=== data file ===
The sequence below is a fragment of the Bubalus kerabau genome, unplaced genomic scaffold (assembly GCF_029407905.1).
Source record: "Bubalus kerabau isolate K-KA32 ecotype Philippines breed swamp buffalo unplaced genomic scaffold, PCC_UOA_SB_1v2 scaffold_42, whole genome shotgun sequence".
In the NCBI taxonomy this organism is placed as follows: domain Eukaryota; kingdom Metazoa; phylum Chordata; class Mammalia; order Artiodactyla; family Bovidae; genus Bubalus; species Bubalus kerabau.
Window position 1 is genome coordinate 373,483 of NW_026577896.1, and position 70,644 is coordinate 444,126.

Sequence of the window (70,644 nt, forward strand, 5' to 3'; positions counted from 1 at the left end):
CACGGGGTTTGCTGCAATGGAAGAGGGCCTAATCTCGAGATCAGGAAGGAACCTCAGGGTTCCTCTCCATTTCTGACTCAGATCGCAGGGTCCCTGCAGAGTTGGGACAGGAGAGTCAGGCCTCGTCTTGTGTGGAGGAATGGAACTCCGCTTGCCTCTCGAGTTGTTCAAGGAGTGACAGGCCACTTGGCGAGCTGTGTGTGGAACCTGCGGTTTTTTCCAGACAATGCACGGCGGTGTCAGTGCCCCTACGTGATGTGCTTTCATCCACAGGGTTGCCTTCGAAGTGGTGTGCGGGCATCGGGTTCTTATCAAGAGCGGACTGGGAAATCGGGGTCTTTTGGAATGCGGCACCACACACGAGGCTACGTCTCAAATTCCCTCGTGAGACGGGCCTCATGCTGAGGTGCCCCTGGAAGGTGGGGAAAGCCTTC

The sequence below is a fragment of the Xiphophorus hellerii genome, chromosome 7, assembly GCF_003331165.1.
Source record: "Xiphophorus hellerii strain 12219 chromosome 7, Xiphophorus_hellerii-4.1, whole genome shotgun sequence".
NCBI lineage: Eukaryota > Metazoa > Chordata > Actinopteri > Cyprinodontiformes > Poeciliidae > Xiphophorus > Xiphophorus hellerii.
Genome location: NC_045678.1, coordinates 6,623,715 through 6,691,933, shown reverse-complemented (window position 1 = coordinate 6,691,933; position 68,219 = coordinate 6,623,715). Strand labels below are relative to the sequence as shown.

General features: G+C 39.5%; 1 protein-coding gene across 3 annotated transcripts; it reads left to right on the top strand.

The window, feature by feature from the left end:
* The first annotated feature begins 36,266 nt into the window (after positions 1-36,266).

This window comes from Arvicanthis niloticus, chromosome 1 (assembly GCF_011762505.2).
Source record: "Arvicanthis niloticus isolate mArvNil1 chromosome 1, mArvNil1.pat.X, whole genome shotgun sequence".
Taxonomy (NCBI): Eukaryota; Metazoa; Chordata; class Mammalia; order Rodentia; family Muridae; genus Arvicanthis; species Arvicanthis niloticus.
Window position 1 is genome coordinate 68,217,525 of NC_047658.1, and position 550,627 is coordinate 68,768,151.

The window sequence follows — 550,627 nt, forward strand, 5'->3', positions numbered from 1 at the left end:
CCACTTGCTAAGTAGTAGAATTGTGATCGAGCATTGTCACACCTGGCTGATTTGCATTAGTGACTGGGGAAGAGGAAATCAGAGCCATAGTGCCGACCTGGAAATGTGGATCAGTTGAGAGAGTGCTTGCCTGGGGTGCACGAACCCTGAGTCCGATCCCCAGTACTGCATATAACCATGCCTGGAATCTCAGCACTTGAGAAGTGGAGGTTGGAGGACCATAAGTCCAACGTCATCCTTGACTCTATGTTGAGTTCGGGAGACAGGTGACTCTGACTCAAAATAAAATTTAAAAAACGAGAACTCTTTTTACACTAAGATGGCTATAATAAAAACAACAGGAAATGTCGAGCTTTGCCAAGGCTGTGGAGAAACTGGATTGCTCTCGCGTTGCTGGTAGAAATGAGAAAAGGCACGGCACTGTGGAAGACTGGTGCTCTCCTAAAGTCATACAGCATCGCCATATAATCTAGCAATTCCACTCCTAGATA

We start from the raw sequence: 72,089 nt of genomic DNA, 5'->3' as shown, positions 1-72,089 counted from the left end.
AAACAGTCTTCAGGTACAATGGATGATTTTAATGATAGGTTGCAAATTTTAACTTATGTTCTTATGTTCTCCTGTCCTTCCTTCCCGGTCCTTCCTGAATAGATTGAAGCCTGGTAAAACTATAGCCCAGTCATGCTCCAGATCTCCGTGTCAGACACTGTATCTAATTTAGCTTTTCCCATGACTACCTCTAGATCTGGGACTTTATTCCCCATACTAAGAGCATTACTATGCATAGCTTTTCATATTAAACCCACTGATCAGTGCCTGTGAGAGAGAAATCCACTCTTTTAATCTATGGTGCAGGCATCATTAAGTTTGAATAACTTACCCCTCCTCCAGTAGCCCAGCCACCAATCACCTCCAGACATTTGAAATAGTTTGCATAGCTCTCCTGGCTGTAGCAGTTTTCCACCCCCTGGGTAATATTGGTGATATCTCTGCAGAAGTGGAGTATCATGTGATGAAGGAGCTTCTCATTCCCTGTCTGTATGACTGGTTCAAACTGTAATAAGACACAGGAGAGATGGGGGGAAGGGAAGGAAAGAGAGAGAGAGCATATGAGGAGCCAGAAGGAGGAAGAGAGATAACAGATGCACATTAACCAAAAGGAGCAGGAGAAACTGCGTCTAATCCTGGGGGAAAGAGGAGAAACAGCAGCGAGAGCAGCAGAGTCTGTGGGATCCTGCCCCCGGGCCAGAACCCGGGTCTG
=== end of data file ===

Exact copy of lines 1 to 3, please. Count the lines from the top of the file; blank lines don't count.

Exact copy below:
The sequence below is a fragment of the Bubalus kerabau genome, unplaced genomic scaffold (assembly GCF_029407905.1).
Source record: "Bubalus kerabau isolate K-KA32 ecotype Philippines breed swamp buffalo unplaced genomic scaffold, PCC_UOA_SB_1v2 scaffold_42, whole genome shotgun sequence".
In the NCBI taxonomy this organism is placed as follows: domain Eukaryota; kingdom Metazoa; phylum Chordata; class Mammalia; order Artiodactyla; family Bovidae; genus Bubalus; species Bubalus kerabau.